Commonly referred to as a “drinking problem”, “substance use disorder”, “substance misuse”, or a “drug problem”, addiction to the non-addicted looks a lot like overindulgence of something that makes you feel “good”. At face value these descriptions miss the mark.
Talk to anyone who has been through the problem and you’ll quickly find out that at 7am before work they aren’t indulging in something to improve their quality of life or give them some form of a higher standard of consciousness; they are escaping a harsh truth for many people with drug and alcohol addiction.
That truth is that being sober is unbearable and the equivalent of emptiness and discontentment.
Getting high or picking up a drink are freedom from that feeling, a debilitating psychic pain as I refer to it. This is the crux of a relapse. Detox alone may work for a small minority of people with substance abuse issues but usually that emptiness and pain goes untreated once we treat the physical dependence.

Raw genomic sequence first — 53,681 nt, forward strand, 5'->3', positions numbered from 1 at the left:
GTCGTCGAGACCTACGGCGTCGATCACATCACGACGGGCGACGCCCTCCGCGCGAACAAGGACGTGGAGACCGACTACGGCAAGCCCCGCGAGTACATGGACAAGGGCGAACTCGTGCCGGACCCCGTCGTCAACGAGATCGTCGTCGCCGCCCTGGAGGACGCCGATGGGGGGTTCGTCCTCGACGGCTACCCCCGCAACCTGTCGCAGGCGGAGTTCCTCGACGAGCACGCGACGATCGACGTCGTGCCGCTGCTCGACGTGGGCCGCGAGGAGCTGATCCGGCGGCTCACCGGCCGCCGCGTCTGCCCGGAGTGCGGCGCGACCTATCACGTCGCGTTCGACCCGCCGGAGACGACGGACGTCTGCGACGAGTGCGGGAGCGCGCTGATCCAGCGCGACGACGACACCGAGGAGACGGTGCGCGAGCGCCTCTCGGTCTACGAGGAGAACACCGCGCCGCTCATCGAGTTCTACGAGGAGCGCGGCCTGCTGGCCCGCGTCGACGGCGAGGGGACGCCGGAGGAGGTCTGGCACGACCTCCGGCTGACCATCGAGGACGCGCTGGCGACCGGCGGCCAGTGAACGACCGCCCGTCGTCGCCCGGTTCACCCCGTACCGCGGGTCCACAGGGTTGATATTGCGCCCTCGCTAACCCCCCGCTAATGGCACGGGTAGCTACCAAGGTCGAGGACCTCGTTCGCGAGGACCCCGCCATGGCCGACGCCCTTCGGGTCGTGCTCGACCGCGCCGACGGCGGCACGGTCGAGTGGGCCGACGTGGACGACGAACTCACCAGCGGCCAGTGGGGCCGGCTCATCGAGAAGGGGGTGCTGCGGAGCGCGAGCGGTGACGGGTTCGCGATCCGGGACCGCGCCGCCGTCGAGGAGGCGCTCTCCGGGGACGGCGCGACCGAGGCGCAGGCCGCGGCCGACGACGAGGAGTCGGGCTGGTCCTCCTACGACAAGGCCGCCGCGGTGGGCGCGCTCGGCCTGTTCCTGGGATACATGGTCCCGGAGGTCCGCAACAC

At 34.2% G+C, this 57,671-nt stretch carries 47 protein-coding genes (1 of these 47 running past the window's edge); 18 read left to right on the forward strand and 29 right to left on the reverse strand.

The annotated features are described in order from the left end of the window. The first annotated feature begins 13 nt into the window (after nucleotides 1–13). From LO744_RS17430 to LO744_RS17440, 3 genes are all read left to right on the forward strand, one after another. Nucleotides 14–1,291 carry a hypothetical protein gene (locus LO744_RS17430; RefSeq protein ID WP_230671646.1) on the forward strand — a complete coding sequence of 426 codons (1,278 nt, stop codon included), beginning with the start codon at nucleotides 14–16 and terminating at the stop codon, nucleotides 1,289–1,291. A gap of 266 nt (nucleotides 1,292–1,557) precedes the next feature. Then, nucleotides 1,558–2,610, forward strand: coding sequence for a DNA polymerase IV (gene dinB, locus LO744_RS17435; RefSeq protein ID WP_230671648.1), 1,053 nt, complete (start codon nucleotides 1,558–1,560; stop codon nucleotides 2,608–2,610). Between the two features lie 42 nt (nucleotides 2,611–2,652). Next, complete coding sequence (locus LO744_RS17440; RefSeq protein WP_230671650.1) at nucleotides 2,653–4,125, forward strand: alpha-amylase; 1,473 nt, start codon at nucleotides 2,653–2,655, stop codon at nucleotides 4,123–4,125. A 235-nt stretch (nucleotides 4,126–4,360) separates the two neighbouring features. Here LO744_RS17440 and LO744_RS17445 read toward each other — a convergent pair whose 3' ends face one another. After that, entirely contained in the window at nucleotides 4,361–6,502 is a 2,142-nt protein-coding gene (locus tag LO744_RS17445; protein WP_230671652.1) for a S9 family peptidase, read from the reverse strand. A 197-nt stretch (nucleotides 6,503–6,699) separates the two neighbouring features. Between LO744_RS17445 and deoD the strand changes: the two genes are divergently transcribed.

In order for myself to have reached a point of becoming someone with years of consecutive sobriety, I had to put in a great deal of work to treat the emptiness; treat the discontentment. Find a purpose.
They were the treatment of the real symptoms; albeit an unsustainable one with a great deal of horrible side effects.
It is the opinion of the Brook Retreat and its philosophy that detoxing is the start; and that person who is left empty and in mental pain needs to heal and find a new way of life; a new way of thinking. There are many opinions on just what to do and that’s up to the individual to settle for themselves.
At our programs we use the program of Alcoholics Anonymous as laid out in the self-titled book to find that design for living and foster such a life-changing experience.
If you or a loved one are suffering reach out for help or guidance at (781)-285-5760.